Throughout a surgeon’s career, many new techniques and procedures will be introduced. In recent years, studies have begun to increasingly look at misuse and adverse events associated with medical devices. While these new advances typically allow for less invasive procedures or the ability to treat conditions that previously had limited options, these modern procedures are dependent on a technically competent surgeon that is dedicated to learning and mastering them. One qualitative study assessing device use errors and the prevention of adverse events found “the top three reported factors leading to the adverse event were the user, design problems, and lack of training.” A report from the World Health Organization analyzing the challenges of increased complexity of technology notes primary reasons for adverse events with these new technologies are the result of improper training and longer learning curves. It also highlights an important implication of this challenge: medical devices are prevented from achieving their “full public health potential.” In other words, providers continue to use older technologies simply because they don’t have the time and opportunity to properly train on the newer products.
Traditional training scenarios for complex medical devices involve the surgeon traveling to a one- to two-day training workshop, typically sponsored by the medical device company. This off-site training is time consuming for all parties, and costly. Following these courses, it could be four to six months between the time one learns a procedure and the time the doctor gets to perform the procedure on a patient.
Surgical simulation seems like an optimal solution to the above challenge, which should provide the opportunity to practice and assess oneself repeatedly over time. Unfortunately the prior generation of simulation technology has not adequately addressed these training gaps. Thankfully, the field of simulation is evolving due to recent breakthroughs in immersive technologies, such as augmented and virtual reality, which increase the accessibility and effectiveness of surgical simulation for all members of the surgical team. The immersive nature and portability of these technologies open the door for the regular practice of procedures before treating patients, offering a safe place to make mistakes and work up the learning curve at one’s own speed. Simulation also has the ability to standardize training, so that we can quickly disseminate best practices and techniques from experts and governing professional bodies through the cloud. Finally, the next generation of simulators can accurately assess a surgeon’s objective technical skill. Virtual reality, like the system we have created at Osso VR, gives surgeons device- and procedure-specific training opportunities, and the ability to train with multiple users for team and leadership skills.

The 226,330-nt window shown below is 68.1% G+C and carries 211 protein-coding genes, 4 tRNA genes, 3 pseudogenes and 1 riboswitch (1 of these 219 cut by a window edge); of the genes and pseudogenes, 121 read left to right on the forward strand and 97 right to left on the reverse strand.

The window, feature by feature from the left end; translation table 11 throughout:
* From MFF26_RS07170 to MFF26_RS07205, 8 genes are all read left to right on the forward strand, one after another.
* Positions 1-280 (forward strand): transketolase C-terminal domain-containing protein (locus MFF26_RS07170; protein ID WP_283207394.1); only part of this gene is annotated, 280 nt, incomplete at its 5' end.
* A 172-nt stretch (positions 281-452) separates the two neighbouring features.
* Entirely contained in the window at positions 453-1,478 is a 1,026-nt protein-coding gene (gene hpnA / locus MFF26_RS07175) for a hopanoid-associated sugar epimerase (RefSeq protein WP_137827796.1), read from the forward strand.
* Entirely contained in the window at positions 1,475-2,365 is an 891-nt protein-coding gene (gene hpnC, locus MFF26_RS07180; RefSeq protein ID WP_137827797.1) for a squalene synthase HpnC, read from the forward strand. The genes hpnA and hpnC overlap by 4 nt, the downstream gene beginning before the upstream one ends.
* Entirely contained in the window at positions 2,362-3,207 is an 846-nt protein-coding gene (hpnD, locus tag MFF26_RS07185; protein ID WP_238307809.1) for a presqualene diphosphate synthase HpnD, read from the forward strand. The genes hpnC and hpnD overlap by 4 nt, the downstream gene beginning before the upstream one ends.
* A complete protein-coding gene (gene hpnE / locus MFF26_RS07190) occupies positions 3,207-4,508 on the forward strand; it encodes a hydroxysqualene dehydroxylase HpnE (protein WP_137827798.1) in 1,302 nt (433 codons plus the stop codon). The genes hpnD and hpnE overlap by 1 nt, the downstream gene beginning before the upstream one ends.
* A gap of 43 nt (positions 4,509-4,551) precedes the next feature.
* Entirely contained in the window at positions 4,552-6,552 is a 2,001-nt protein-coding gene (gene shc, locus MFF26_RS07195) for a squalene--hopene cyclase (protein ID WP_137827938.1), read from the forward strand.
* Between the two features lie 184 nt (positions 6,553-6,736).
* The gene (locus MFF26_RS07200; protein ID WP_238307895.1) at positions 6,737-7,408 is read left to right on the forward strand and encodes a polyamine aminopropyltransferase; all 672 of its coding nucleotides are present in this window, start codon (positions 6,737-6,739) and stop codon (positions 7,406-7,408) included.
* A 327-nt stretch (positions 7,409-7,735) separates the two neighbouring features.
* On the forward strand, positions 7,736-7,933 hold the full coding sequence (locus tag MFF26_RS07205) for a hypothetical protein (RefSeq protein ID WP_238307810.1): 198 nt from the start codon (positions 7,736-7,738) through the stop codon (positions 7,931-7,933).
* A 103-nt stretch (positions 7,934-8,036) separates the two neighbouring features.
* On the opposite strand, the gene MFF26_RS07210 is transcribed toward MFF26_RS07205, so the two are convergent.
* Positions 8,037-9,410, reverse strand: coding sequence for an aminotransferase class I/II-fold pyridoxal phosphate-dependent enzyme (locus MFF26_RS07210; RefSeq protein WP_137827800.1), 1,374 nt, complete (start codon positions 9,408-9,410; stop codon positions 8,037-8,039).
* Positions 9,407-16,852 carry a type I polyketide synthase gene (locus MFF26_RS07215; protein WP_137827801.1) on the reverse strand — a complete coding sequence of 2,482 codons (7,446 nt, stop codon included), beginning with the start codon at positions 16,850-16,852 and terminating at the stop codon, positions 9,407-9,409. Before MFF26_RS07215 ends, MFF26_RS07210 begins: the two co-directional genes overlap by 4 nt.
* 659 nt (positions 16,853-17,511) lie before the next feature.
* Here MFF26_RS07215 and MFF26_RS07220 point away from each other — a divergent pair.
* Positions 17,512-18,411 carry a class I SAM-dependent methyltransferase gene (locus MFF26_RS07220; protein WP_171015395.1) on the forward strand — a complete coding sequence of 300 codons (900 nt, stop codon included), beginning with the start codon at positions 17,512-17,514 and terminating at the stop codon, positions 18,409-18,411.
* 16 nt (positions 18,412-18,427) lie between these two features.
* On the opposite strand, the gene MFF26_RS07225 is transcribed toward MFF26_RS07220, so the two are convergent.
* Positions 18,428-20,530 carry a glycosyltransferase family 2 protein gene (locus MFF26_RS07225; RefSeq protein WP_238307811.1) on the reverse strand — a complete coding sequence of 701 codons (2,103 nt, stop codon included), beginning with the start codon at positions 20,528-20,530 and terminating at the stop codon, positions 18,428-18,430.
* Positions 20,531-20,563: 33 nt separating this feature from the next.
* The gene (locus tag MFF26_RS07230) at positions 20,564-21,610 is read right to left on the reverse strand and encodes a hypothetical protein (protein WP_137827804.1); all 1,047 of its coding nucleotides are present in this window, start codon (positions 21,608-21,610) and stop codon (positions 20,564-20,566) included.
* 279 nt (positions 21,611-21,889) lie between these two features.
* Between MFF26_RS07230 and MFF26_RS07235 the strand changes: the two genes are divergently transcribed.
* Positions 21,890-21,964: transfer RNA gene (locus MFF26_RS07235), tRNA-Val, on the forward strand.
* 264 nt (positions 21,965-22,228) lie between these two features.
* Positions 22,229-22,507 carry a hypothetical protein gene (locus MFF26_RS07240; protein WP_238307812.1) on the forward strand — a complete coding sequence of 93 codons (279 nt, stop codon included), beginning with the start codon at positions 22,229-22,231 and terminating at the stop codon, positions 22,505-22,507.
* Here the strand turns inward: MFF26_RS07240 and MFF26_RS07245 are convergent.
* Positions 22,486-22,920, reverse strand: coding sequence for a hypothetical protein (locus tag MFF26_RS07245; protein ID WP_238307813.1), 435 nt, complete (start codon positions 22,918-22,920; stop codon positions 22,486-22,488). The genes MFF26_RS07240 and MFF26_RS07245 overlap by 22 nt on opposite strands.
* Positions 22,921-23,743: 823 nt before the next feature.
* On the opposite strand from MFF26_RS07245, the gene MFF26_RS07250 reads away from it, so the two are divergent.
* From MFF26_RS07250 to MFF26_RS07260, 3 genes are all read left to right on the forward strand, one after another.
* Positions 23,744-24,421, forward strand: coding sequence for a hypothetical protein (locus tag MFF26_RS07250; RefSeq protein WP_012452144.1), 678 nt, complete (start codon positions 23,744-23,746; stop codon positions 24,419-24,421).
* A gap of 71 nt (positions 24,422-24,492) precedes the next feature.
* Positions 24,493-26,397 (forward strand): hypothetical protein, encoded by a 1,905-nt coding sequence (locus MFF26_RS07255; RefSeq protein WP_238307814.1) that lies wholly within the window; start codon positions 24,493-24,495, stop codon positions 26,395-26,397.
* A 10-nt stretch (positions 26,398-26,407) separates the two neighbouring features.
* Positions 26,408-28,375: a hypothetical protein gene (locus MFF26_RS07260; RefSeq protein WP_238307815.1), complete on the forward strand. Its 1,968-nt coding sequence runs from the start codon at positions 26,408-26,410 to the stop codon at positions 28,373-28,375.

If the healthcare industry can standardize the adoption and implementation of simulation technologies, in addition to instituting regular assessment requirements, we might be able to catch up to aviation’s impressive safety record. When high-stress, emergency situations arise, the public is trusting that both doctors and pilots are ready, and able, to keep them safe.
About the author: Justin Barad, M.D. is the co-founder and CEO of Osso VR, a clinically validated and award-winning surgical training platform. Dr. Barad is also an orthopaedic surgeon with a Bioengineering degree from UC Berkeley, and an M.D. from UCLA. He completed his residency at UCLA, and his fellowship was in pediatric orthopaedics at Harvard and Boston Children’s Hospital. With a background in game development and a firsthand understanding of the challenges facing residents and experienced doctors, he co-founded Osso VR with a mission to democratize access to modern surgical techniques and improve patient safety. In addition, Dr. Barad has also written for Medgadget, a popular medical technology site, for more than a decade, and has spoken at multiple conferences including TEDMED, CES, Exponential Medicine, and Health 2.0.